By Chioma Onuegbu
ALL is not well with pensioners in Akwa Ibom State as they have warned that the suffering, the frustration and perceived abandonment by the state government may force them into street protest across the state.
Among others, the senior citizens expressed misgivings about the way the state government has relegated the issue of payment of their gratuities.
Speaking through the state branch of Nigeria Union of Pensioners, NUP, they noted that the state pensioners are angry over the issue of unpaid gratuities.
State Secretary of NUP, Obong Cosmas Essien said: “The Union is planning to mobilise its members to embark on a protest over government’s failure to implement their requests such as the establishment of the Pension Commission or Board. The pensioners are grouped into four. We have civil service pensioners, we have Local Government, LG, Pensioners, Retired Primary School Teachers Pensioners and Parastatals Pensioners. These four groups have problems of different dimensions.
“If you take civil service pensioners, pension arrears were a perennial problem before the implementation of straight transfer which started in June 2016. In the past when somebody retired and got the last salary payment, he or she would get no pension, no gratuity. It could be a year or two years before they will implement pension payment.
“The gap before implementation of pension created pension arrears. So, we have arrears for civil pensioners for 2013, 2014, 2015, and January to May 2016. From June 2016 upward, somebody that retires gets the pension, but gratuity is not paid. From 2017 till date, we have complained over their unpaid gratuity. The next group is the Local Government pensioners. Before now, we struggled through the former Executive Secretary, ES, and the government paid up to 2012.”
The NUP State Secretary explained that the then ES adopted a strategy where two to three retirees were selected monthly and paid their gratuities, aimed at reducing the number of retirees owed gratuities.
According to him, payment of gratuities was stopped after the ES was removed from office, noting: “Accumulation of local government gratuities started from 2012 till now. For the primary school teachers, it is the same story because the local government is supposed to handle primary school and local government. But when government collects money, it doesn’t release money for the local governments to liquidate their indebtedness.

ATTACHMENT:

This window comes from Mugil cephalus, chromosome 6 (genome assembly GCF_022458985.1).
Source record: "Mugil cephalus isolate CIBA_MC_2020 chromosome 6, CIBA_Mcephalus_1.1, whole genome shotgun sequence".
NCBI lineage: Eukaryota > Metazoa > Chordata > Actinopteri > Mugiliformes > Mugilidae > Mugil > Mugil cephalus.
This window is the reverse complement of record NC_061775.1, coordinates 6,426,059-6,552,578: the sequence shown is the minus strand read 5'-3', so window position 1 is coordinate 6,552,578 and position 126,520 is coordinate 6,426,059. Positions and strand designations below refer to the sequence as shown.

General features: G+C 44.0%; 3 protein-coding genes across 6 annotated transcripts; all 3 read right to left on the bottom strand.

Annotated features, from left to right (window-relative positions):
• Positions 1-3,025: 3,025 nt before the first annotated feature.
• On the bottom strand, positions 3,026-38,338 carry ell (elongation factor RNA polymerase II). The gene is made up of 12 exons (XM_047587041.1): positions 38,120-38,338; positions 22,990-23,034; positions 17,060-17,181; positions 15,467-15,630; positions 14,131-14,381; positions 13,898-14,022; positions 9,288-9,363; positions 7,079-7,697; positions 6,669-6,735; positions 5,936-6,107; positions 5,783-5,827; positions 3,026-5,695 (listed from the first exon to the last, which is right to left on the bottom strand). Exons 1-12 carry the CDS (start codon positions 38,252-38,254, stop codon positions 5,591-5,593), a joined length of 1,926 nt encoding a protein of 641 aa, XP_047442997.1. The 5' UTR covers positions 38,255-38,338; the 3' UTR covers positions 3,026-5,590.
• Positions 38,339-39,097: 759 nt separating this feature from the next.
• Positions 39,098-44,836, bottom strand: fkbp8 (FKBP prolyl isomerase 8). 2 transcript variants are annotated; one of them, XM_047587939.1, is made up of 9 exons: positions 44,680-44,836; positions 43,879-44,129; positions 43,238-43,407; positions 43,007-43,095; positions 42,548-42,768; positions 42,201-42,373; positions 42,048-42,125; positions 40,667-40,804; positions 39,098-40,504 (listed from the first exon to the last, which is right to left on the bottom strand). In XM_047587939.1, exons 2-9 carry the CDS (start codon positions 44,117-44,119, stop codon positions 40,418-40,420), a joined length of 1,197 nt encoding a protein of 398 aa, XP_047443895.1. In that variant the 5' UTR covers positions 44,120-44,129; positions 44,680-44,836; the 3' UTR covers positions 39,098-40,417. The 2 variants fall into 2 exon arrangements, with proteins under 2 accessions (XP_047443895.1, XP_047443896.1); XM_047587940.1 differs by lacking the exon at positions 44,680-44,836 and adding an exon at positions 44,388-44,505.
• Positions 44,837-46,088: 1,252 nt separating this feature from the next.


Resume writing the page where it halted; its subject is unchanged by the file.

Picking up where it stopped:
“When a governor mounts the pulpit because he has paid the civil service pensioners, he will say he does not owe anybody. He forgets that he owes primary school teachers and other pensioners.
“So the struggle continued till 2020, when we gave him (governor) ultimatum that all pensioners will demonstrate naked.
“Following that threat, he set up a committee to verify how much the government owed the retired primary school teachers. So, the committee started work from January to March last year (2021). The governor promised to pay N200 million monthly to liquidate the indebtedness of about N23 billion gratuity for those still alive and next of kins of retired primary school teachers.”
Essien who is also the NUP Zonal Secretary South-South, noted that the union was able to know about the N23 billion unpaid gratuities through the verification exercise, noting that the total amount so far paid from last year when government commenced payment of N200 million monthly till January 2022, is N850 million.
Wondering why Akwa Ibom Government could not pity the pensioners by clearing the backlog of primary school teachers’ gratuities at once like some states did recently, he said: “Borno State where there is Boko Haram insurgency had sympathy for its retirees and coughed out N11 billion to clear the backlog of gratuities of pensioners, even Delta State spent about N5 billion. Why should our government be paying N200 million monthly? If the governor had followed our advice and request, he would not have fallen into this problem. We recommended to him to establish Akwa Ibom State Pension Commission, or a Board but he refused.
“This Board or Commission if it was established, would have helped him to understand what is going on in this Union. We have written several times but it seems they don’t buy into it. He avoids us; he doesn’t want to see us. We applied to see him, but he refused. We have joined politics to make him realise that we are part of his service, he refused to see us after collecting our votes. Few weeks from now, we will mobilise our members to protest. It will come to that.”
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